not had a detrimental impact on their clinics' care for the
uninsured. We looked at the uninsured as a percentage of all
patients served by the five health clinic corporations that we
reviewed, both before and after implementation of managed care as
a possible indication of indigent care activity. Figure 5
(see page 6) shows that the share of uninsured treated in these
clinics has grown slightly. Given that the clinics' Medi-Cal
patient base generally has held steady or grown, this indicates
that the clinics have been able to maintain their uninsured
caseload as well as their Medi-Cal patient base.
Uninsured Patients Served
Before and After Medi-Cal Managed Care
|Uninsured as Percent of All Patients Served|
|Clinica Sierra Vista||40%||45%|
|Community Medical Centers||25||25|
|National Health Services||22||24|
|Sequoia Community Health Foundation||14||20|
|United Health Centers of the San Joaquin Valley||20||20|
|Source: Based on Legislative Analyst's Office survey of clinics.|
Medi-Cal Managed Care Contributes to Cash Flow Problems. Some clinics indicated that the transition to managed care has increased their cash flow problems. This is the result, they report, of delayed payments from health plans. Prior to managed care, these providers generally were reimbursed by Medi-Cal two weeks after providing services. Under managed care, this reimbursement period has increased to between 60 and 90 days. This is particularly problematic for smaller clinics which do not have reserves to hold them over.
Recent state legislation regarding Medi-Cal managed care may help to address the clinic cash flow problem. Chapter 649, Statutes of 1997 (AB 1337, Shelley), authorizes DHS to establish two pilot projects to test alternative methods of clinic reimbursement with a local initiative and a commercial plan that contract with DHS as Medi-Cal managed care plans.
Potential Loss of Cost-Based Reimbursement Is a Major Concern for Rural and Other Health Clinics. The federal Balanced Budget Act of 1997 phases out the federal requirement for cost-based reimbursement of FQHCs and RHCs. The federally required reimbursement will decline to 95 percent of costs on October 1, 1999, 90 percent on October 1, 2000, 85 percent on October 1, 2001, and 70 percent on October 1, 2002. No cost-based reimbursement will be required starting October 1, 2003. Clinics are concerned that, without this enhanced reimbursement, they will not be financially viable or that they will have to cut back substantially on uninsured indigent care.
Existing state law Section 14087.325 of the Welfare and Institutions Code requires Medi-Cal managed care plans in the counties operating under the two-plan model to contract with FQHC clinics and to pay those clinics at rates equivalent to cost-based reimbursement (unless a clinic agrees to accept different rates). Although this state requirement is imposed "pursuant to" the existing federal requirement for cost-based reimbursement, DHS indicates that the state mandate will remain in place despite the federal phase out of this requirement. Accordingly, clinics that are designated as a FQHC will continue to be entitled to cost-based reimbursement under their contracts with Medi-Cal managed care plans in counties operating under the two-plan model. However, rural health clinics that do not have FQHC status will be subject to the phase out of cost-based reimbursement. Furthermore, the phase out of the federal requirement for cost-based reimbursement will affect all clinics (including FQHC clinics) with respect to services provided to Medi-Cal beneficiaries who are not in managed care or who are in managed care in counties other than the 12 counties in the two-plan model.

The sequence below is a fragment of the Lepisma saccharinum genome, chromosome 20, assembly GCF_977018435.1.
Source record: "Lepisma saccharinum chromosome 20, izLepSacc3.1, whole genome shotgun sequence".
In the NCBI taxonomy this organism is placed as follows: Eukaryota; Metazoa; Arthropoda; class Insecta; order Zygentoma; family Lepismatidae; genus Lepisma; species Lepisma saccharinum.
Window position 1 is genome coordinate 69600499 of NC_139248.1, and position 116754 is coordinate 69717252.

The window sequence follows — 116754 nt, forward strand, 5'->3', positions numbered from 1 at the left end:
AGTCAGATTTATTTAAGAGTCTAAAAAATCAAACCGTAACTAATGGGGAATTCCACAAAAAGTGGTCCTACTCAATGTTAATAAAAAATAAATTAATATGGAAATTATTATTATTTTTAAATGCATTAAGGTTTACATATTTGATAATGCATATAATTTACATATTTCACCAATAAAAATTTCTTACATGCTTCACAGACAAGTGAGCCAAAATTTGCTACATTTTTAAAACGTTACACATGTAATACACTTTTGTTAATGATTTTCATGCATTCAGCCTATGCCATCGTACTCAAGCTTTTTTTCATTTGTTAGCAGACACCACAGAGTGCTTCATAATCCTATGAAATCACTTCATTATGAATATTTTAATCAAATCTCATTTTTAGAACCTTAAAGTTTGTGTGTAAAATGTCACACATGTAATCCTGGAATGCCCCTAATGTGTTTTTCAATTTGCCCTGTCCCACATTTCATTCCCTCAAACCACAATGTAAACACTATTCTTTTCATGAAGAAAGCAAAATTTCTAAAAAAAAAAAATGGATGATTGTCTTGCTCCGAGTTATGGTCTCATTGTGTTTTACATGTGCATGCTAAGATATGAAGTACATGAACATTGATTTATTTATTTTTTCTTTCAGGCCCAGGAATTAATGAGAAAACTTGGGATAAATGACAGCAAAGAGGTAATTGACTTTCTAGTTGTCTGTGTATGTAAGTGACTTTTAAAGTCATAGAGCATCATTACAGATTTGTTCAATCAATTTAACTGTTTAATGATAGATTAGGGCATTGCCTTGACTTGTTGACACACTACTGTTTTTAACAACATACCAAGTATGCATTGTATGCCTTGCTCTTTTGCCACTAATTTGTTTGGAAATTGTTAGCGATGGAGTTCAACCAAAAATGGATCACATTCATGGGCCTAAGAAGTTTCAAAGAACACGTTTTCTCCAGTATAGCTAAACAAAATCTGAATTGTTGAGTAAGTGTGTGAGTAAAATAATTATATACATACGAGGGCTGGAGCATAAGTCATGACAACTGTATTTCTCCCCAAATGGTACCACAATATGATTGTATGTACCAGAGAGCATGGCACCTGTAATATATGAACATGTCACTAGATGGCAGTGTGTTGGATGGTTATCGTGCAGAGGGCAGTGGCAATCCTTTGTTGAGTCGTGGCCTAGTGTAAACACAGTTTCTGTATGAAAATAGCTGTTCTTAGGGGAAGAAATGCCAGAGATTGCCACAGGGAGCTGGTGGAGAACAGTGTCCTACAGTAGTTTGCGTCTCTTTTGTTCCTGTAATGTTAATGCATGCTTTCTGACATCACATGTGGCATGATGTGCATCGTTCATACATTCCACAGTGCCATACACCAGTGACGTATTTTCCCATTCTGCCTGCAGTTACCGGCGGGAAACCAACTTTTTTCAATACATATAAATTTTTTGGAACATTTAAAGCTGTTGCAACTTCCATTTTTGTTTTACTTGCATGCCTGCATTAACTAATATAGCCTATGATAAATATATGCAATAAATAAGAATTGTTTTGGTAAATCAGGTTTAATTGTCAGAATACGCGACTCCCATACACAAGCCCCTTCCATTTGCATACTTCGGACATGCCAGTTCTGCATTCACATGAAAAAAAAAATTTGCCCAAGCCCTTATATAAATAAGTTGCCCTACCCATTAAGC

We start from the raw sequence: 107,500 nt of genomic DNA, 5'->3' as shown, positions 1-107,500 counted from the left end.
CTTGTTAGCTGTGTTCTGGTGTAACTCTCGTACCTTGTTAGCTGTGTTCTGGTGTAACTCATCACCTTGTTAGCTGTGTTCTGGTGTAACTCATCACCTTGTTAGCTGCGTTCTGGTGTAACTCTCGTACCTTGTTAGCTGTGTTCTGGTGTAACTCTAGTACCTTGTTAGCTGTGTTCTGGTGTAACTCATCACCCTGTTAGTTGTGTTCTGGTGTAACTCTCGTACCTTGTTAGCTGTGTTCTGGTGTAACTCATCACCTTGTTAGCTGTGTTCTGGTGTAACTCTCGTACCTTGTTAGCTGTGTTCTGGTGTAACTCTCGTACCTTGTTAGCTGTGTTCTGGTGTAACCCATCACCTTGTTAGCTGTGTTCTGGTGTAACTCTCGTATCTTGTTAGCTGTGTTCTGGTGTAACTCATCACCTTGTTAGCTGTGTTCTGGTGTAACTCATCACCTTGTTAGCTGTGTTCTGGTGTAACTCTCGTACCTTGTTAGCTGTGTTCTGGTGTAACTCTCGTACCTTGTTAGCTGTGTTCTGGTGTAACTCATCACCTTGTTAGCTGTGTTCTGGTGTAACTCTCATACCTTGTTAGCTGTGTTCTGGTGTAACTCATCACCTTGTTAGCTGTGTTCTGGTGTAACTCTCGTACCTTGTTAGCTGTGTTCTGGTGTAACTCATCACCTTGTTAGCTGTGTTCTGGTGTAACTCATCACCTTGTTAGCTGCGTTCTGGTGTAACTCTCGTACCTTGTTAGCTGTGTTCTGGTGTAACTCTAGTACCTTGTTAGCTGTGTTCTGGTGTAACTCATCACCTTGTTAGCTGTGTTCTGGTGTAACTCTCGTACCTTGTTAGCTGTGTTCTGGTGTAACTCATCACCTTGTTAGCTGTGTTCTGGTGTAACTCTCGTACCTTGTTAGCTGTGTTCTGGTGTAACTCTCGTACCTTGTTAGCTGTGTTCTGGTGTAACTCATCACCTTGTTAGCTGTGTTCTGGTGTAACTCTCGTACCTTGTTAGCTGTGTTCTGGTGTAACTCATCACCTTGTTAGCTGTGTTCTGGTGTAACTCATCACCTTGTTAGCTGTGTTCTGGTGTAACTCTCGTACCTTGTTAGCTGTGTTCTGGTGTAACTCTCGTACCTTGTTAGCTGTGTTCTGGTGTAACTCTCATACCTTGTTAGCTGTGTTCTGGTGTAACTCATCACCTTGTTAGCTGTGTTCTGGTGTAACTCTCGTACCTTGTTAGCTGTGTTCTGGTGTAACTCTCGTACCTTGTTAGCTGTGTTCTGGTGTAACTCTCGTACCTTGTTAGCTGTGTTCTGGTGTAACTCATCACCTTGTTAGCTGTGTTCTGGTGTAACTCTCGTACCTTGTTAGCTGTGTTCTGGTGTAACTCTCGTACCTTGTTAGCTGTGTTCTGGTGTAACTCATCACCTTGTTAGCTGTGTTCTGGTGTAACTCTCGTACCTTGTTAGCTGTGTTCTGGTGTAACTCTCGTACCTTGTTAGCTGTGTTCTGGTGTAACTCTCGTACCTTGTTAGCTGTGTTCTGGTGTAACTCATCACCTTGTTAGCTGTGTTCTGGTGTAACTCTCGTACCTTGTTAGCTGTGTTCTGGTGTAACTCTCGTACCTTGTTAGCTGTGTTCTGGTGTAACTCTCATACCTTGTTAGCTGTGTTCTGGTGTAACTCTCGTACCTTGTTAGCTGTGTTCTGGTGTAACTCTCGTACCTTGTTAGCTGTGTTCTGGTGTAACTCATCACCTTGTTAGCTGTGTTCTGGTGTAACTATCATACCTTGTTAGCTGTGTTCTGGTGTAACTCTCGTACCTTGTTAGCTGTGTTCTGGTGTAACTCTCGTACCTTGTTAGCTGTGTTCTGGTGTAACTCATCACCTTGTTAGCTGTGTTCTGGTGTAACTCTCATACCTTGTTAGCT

Partly in reaction to the potential future loss of cost-based
reimbursements, all of the community health clinics we reviewed
reported investigating the possibility of merging or affiliating
with a managed care organization. Clinics are also forming
informal partnerships to explore ways to reduce administrative
costs. According to some clinic administrators, these strategies
will be essential if community health clinics must operate in a
future environment that does not include cost-based
|Acknowledgments This report was prepared by Greg Jolivette, with contributions by Daniel Rabovsky, under the supervision of Chuck Lieberman. The Legislative Analyst's Office (LAO) is a nonpartisan office which provides fiscal and policy information and advice to the Legislature.||LAO Publications